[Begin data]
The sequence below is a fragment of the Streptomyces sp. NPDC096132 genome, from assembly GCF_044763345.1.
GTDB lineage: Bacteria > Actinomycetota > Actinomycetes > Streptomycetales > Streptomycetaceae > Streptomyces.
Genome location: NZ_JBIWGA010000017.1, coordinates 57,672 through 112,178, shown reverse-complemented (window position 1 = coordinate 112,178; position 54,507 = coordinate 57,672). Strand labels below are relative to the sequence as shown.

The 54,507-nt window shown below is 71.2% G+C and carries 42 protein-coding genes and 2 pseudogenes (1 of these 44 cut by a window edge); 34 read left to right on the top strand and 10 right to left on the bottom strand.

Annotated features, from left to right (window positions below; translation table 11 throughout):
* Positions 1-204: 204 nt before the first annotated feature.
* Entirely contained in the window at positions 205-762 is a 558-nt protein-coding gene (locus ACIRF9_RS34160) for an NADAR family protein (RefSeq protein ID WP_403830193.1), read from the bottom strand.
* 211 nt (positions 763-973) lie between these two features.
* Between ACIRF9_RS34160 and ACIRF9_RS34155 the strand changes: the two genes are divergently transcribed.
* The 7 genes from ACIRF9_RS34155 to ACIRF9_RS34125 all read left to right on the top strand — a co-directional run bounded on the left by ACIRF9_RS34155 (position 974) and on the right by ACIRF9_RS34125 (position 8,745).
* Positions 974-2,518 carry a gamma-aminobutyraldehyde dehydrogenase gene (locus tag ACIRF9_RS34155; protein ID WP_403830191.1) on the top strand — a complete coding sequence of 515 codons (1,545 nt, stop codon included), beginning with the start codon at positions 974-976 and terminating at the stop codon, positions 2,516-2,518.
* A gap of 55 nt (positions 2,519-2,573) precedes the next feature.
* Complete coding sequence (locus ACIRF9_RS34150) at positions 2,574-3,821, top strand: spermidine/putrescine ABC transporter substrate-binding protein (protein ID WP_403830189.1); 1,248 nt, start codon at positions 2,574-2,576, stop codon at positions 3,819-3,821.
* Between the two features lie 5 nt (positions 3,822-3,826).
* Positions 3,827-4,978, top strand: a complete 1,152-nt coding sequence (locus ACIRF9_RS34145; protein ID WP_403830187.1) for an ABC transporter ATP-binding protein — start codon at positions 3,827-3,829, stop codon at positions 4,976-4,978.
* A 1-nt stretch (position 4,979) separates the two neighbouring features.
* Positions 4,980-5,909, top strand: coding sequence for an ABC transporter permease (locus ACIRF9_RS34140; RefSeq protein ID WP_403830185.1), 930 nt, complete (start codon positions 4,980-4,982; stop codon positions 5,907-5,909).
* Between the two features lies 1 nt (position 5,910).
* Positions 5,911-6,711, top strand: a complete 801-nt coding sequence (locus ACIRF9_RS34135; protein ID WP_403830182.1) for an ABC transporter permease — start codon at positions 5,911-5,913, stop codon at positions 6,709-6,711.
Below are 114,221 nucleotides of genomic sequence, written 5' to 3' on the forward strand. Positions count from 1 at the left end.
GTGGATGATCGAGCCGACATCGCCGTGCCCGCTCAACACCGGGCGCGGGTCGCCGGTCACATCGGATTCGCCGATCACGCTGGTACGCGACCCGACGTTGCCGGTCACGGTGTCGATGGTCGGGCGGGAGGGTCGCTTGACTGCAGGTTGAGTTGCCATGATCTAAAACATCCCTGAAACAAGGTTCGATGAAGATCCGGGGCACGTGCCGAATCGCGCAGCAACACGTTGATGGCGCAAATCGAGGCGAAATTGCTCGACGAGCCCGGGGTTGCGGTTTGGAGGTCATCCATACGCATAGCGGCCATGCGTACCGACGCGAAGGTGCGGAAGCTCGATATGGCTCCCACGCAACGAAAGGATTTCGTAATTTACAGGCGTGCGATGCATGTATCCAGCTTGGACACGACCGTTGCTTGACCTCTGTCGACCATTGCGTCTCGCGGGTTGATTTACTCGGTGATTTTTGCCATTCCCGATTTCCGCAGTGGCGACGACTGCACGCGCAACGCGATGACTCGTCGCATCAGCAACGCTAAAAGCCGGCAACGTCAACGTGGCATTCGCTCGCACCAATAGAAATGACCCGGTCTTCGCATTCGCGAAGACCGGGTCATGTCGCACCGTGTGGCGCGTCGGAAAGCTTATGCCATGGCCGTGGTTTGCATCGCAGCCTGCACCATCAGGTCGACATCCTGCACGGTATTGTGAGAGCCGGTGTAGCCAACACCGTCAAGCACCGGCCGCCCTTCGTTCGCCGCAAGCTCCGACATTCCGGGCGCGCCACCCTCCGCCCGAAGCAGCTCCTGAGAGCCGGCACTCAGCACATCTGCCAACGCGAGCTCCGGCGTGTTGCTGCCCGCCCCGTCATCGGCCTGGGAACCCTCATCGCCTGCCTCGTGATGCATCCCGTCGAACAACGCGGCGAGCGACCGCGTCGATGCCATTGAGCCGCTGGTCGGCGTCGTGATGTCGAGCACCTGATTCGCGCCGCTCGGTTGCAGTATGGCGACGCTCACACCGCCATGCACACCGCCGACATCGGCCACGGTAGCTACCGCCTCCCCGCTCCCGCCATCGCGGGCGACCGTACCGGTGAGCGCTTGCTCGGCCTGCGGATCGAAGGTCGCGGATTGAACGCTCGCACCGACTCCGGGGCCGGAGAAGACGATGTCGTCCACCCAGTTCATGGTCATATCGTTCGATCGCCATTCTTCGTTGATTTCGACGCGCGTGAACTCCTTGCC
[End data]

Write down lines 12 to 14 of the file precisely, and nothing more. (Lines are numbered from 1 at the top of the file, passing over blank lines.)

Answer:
* A gap of 55 nt (positions 2,519-2,573) precedes the next feature.
* Complete coding sequence (locus ACIRF9_RS34150) at positions 2,574-3,821, top strand: spermidine/putrescine ABC transporter substrate-binding protein (protein ID WP_403830189.1); 1,248 nt, start codon at positions 2,574-2,576, stop codon at positions 3,819-3,821.
* Between the two features lie 5 nt (positions 3,822-3,826).